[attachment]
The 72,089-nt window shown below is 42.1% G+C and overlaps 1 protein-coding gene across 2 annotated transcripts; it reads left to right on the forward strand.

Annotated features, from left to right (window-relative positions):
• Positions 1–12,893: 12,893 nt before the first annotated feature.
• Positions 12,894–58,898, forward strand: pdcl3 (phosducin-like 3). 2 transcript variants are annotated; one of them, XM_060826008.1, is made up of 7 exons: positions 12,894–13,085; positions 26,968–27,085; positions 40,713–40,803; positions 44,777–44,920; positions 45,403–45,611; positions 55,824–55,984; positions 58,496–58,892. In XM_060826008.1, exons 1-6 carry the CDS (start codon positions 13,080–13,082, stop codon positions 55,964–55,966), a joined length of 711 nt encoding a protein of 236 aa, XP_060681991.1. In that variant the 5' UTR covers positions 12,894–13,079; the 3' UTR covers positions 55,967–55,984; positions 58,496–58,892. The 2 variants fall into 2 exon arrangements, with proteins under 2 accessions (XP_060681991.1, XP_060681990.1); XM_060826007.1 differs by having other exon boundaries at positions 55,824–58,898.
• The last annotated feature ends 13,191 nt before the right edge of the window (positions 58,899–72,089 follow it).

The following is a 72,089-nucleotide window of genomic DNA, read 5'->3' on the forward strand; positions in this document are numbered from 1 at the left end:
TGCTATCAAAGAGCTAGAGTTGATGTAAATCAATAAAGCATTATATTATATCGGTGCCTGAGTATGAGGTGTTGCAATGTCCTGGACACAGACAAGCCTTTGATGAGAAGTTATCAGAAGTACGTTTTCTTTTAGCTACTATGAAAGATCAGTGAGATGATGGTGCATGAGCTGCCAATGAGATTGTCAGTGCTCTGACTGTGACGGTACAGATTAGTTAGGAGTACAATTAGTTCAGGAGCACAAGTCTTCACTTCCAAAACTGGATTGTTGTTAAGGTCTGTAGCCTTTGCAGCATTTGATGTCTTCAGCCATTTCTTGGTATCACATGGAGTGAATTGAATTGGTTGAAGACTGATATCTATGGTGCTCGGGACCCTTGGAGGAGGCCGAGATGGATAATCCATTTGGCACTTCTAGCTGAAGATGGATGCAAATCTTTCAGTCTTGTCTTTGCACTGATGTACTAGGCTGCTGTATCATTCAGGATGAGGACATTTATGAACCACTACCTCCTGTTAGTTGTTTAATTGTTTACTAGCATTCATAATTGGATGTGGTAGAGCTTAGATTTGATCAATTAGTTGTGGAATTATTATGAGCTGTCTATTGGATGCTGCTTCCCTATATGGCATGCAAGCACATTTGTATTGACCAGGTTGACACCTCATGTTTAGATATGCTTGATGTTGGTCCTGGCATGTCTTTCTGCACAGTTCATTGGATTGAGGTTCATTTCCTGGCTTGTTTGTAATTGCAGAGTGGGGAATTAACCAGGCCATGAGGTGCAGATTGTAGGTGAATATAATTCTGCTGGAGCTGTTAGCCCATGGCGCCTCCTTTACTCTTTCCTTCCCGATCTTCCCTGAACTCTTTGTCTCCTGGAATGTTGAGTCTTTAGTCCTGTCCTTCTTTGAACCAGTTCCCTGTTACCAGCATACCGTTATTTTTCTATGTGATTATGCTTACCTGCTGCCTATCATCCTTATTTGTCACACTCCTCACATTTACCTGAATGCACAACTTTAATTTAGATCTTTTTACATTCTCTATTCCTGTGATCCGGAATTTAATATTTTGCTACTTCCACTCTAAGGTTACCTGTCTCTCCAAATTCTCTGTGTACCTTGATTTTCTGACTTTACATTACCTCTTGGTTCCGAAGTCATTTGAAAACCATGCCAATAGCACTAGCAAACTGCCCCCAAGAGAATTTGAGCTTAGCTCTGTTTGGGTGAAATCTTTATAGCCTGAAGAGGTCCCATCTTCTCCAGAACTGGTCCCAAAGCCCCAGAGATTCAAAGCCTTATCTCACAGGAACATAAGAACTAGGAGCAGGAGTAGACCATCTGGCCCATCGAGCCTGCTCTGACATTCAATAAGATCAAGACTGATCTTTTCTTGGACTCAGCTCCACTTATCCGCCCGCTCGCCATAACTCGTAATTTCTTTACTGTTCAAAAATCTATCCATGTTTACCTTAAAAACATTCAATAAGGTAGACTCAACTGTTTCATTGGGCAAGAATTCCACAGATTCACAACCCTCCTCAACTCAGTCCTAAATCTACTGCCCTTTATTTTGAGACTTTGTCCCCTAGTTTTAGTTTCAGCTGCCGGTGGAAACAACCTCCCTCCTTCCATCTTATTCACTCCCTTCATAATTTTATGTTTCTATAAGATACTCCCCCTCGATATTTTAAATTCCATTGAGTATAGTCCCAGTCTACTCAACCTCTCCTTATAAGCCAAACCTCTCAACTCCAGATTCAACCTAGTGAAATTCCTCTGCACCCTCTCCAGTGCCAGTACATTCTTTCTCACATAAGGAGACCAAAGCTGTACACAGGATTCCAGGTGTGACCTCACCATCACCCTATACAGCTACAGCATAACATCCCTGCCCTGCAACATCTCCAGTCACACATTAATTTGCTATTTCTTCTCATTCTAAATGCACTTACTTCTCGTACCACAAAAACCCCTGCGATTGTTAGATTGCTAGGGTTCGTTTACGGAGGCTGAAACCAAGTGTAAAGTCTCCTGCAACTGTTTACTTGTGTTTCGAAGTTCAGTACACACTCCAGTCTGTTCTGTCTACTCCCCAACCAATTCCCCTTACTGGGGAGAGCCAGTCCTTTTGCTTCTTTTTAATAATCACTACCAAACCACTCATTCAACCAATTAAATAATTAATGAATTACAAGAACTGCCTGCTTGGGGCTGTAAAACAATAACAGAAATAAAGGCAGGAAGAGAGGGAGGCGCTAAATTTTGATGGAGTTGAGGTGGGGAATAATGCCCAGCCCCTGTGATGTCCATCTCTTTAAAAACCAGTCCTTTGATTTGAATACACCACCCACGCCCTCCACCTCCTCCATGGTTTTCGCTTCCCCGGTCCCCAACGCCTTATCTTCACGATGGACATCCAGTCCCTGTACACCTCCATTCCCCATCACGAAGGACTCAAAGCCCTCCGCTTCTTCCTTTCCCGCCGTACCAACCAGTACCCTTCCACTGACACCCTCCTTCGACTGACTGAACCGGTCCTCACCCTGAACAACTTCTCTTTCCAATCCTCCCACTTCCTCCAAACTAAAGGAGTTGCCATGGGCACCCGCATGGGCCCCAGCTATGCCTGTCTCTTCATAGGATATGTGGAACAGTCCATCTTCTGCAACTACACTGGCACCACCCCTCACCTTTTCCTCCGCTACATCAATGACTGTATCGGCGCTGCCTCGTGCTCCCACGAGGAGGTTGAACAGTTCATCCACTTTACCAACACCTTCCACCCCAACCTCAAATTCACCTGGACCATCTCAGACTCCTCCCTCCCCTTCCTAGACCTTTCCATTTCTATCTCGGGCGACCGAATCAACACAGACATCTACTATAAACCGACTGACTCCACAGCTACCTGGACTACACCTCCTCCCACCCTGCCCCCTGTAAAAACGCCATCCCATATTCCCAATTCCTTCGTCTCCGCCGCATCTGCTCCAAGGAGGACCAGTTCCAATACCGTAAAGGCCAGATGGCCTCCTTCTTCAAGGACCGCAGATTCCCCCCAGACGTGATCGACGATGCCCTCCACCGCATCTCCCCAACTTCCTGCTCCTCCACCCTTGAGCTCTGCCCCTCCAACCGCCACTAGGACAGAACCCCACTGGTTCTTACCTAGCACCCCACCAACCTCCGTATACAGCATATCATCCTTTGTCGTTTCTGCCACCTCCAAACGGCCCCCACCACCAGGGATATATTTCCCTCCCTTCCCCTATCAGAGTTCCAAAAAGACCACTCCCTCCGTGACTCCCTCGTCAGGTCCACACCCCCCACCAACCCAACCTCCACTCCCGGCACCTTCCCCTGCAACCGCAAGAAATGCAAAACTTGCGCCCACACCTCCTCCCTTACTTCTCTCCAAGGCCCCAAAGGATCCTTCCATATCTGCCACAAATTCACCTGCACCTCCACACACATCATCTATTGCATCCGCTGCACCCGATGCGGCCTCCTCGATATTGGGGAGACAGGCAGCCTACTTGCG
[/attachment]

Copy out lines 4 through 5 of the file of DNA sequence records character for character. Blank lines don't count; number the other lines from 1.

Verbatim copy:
• Positions 12,894–58,898, forward strand: pdcl3 (phosducin-like 3). 2 transcript variants are annotated; one of them, XM_060826008.1, is made up of 7 exons: positions 12,894–13,085; positions 26,968–27,085; positions 40,713–40,803; positions 44,777–44,920; positions 45,403–45,611; positions 55,824–55,984; positions 58,496–58,892. In XM_060826008.1, exons 1-6 carry the CDS (start codon positions 13,080–13,082, stop codon positions 55,964–55,966), a joined length of 711 nt encoding a protein of 236 aa, XP_060681991.1. In that variant the 5' UTR covers positions 12,894–13,079; the 3' UTR covers positions 55,967–55,984; positions 58,496–58,892. The 2 variants fall into 2 exon arrangements, with proteins under 2 accessions (XP_060681991.1, XP_060681990.1); XM_060826007.1 differs by having other exon boundaries at positions 55,824–58,898.
• The last annotated feature ends 13,191 nt before the right edge of the window (positions 58,899–72,089 follow it).